Memoir must be told in story with all the story elements in place. But of course, everything must be true.
And that’s why memoir is so difficult!
Up the ante, build, complicate, add twists and turns, find resolution—in memoir. Nuts! It’s extremely difficult when it is all personal and needs to be true. And then add insight. Yes, insight in memoir as well as in fiction. The protagonist must share insight into her actions. The reader must follow along her inner thoughts to see how she works out her story problems. How she grows; how she changes.
To get emotion on the page, the protagonist must be vulnerable. Easier when it is a fictitious character you are writing about than yourself. But I understand that to be able to connect with readers, to get that “me too” feeling, I must allow them into my mind, my worries, my thoughts, my decisions. This is what makes memoir so powerful, so transformative to others. It’s about why the situation or action matters to the protagonist. Why does it matter that Victoria goes to college at this time? What does going to college mean to Victoria?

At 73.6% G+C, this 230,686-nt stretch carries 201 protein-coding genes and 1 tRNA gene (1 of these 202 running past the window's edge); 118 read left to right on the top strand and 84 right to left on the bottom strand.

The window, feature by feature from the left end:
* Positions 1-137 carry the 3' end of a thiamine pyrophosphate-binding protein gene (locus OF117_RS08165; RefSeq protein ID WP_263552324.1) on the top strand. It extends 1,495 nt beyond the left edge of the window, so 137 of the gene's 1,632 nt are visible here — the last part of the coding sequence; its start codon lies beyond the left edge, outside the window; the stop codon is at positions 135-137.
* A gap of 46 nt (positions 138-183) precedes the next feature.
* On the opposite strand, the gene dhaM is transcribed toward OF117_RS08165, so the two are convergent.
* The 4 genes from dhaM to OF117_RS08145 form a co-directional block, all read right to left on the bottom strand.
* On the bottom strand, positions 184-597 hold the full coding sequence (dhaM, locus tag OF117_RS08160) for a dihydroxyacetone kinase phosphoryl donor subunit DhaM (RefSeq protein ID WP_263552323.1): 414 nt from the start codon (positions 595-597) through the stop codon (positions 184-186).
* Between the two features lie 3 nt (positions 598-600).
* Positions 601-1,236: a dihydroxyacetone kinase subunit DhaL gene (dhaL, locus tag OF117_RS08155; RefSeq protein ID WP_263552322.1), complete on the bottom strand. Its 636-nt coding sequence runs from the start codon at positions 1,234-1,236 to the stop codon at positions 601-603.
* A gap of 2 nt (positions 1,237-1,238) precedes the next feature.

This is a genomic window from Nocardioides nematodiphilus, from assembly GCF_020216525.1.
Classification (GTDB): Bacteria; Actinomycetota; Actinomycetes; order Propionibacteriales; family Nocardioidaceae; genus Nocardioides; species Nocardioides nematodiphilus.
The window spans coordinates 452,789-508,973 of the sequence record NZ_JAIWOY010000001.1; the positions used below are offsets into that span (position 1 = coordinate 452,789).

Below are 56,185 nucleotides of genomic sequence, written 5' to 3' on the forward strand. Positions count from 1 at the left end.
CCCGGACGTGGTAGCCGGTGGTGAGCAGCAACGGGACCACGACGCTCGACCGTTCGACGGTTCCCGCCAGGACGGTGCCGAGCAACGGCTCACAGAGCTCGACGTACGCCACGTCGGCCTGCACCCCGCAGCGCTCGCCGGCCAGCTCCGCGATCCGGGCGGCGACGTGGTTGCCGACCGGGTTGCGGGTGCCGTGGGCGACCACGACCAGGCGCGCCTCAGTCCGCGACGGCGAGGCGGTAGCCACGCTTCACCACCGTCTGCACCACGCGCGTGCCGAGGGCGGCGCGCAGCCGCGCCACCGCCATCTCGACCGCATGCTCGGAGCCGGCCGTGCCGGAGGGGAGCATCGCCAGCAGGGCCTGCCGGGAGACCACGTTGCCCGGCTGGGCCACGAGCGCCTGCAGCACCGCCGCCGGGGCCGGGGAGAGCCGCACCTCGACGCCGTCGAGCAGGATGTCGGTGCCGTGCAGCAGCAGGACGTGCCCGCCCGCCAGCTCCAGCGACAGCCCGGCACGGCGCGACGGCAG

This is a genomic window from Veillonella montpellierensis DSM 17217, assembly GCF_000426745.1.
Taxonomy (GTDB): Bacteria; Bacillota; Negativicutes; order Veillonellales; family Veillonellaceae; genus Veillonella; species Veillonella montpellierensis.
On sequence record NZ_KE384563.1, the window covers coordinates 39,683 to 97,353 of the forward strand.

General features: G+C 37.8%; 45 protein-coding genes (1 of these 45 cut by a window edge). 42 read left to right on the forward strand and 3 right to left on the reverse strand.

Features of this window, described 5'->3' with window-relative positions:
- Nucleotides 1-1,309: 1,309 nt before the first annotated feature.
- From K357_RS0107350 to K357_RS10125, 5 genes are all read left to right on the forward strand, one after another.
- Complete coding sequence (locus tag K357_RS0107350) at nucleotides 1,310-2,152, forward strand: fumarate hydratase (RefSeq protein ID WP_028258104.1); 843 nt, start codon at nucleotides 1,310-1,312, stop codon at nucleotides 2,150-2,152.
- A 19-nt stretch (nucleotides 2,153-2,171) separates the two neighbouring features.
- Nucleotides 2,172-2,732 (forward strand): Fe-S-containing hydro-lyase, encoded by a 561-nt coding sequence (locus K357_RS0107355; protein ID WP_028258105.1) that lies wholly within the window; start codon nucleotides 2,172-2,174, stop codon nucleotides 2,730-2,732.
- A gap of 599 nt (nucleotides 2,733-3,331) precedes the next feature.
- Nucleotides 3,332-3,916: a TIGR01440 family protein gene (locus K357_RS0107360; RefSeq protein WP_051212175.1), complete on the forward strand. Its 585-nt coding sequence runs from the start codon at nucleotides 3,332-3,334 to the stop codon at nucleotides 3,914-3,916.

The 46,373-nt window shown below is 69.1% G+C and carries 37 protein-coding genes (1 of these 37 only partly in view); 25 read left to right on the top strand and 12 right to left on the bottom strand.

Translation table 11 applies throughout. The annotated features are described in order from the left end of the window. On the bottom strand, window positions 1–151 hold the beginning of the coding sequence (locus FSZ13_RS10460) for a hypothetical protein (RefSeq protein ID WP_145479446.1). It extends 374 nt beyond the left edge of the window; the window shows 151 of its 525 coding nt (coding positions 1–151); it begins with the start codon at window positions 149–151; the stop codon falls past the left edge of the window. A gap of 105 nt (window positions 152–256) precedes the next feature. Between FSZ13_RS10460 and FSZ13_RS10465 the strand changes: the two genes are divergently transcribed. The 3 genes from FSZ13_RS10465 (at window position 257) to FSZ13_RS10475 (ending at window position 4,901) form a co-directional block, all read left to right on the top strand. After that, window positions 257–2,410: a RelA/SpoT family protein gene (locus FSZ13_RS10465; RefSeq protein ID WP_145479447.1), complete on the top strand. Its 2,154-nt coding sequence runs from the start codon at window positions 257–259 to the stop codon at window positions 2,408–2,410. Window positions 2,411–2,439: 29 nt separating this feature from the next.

Memoir as in fiction, tough questions need to be asked and then answered. And the content of these answers need to be important to the characters. This, ladies and gentlemen, is what I’m struggling with. And this is why I’d wish I didn’t know that memoir needs to be told like a story. Then I could write my memoir like a collection of humorous anecdotes. But then it wouldn’t be as meaningful to others. There’s the reason why we authors keep looking to better our skills in writing.
This post was written for the Insecure Writer’s SupportGroup. We post on the first Wednesday of every month. To join us, or learn more about the group, click HERE.
May publishing be offered to any writer who seeks it in 2017. Have a wonderful New Year!